- React to rubbing alcohol and 'blender' fluid
- Can be blended
The Twin Touch cap is pretty solidly on, so it wont fall off in your bag while travelling, pretty similar to Copic's cap. The plastic of the Twin Touch color coded cap is a little more translucent than the Copic Sketch's.
For both Copic Sketch and Twin Touch markers, the caps are pretty true to the actual color of the marker.
The Test ResultsThis test is my standard for all alcohol based marker comparison tests, and you've already seen it with my Spectrum Noir, Prismacolor Premiers, and Pantone Letraset Tria tests. I test the marker's compatibility with a variety of technical pens (Sakura Micron, Copic Multiliner, Pitt Pen, the waterbased ink found in Akashiya brush pens, the gel ink in Hi Tec C rollerball pens), as well as it's ability to blend and layer (shown on the sphere) and it's ability to mix with the other marker (show in the boxed area). New to this test is the compatibility with Copic's Colorless Blender. ShinHan also has a colorless blender marker available, but I don't have one to test for this supply review.
The test is a little blown out, as my scanner has a tendency to do that. As you can see, it was fairly easy for me to match colors (the hot pinks notwithstanding, as I ordered them to add to my actual color collection, so I went for colors I did not already have). ShinHan Twin Touch's Blue Greys are very similar to Copic Sketch's Cool Greys, and would make for excellent field skething markers, as they're much cheaper.
The ShinHan markers are a bit dry compared to Copic Sketch markers, and the brush tip is a bit gummy (it wants to stick to the page). The inks work well together, although it's easier to blend Copic Sketch into Twin Touch due to the wetter nib. Applying color with a Twin Touch marker is a little streaky (again, due to that dry, gummy nib).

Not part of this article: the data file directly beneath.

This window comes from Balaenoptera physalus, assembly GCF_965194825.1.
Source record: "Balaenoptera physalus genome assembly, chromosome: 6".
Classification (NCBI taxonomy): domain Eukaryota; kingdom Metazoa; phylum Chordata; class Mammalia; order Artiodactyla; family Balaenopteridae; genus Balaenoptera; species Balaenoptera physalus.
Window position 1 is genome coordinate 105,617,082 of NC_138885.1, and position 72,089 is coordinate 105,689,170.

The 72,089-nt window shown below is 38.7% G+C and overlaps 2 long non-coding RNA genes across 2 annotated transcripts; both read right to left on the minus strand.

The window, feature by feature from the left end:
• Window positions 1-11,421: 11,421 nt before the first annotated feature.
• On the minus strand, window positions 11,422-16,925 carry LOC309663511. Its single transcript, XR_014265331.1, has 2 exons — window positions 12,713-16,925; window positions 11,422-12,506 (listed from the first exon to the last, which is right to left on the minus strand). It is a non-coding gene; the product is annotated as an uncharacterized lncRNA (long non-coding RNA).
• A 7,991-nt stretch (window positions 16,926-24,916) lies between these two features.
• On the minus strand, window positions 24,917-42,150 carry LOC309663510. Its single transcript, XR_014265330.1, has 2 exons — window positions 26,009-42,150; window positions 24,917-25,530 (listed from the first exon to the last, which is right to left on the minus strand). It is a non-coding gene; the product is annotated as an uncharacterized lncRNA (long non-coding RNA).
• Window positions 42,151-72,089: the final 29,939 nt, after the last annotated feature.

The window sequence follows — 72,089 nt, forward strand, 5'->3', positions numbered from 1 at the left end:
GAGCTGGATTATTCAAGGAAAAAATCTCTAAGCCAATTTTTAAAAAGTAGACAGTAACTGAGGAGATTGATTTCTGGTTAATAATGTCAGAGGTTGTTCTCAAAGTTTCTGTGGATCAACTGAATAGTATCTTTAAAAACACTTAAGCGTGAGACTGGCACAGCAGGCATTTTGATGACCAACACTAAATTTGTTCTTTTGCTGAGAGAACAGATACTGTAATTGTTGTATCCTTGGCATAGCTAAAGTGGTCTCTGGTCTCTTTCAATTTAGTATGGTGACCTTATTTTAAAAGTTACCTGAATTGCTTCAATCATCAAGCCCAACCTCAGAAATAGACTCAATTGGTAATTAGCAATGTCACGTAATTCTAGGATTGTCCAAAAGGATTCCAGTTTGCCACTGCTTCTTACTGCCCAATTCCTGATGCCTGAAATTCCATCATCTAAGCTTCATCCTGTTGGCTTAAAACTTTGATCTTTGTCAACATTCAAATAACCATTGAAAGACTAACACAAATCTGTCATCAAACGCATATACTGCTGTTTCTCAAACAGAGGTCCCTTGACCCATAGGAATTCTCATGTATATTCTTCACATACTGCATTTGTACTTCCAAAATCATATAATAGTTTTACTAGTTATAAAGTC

As always, both markers reacted poorly to the Akashiya ink (it's possibly lacquer or shellac based, and the alcohol based ink dissolves that). Both markers tend to pick up a little of the other inks as well, but that's because I'm applying color immediately after applying the ink. I recommend waiting at least an hour to allow the ink to fully dry before applying color.
I think Twin Touch markers are Copic Sketch marker's closest competition with refillable ink, vibrant colors, and replaceable nibs, particularly as Twin Touch markers are cheaper than Copics and perform with similar results. I think Twin Touch markers are an excellent addition to a marker collection, particularly if you purchase colors you only occasionally use. My only issue is the gummy brush tip, which may be either the result or the culprit of the dry ink application. If you utilize saturation in your markering technique, you would have a difficult time doing so with the Twin Touch markers. Both of these alcohol based marker brands are an excellent choice for illustrators, although I would say that the Twin Touch is probably comparable to the Copic Ciao marker in price and features.
If you're looking for a cheaper Copic substitute for scrapbooking and stamping, the ShinHan Twin Touch may be just the marker to suit your needs. If you're looking for a marker that performs as well as a Copic Sketch marker or a Copic Caio marker, you may be disappointed with the ShinHan Twin Touch's features.
Other Reviews of ShinHan Twin Touch alcohol based markers:Invisible Paperclip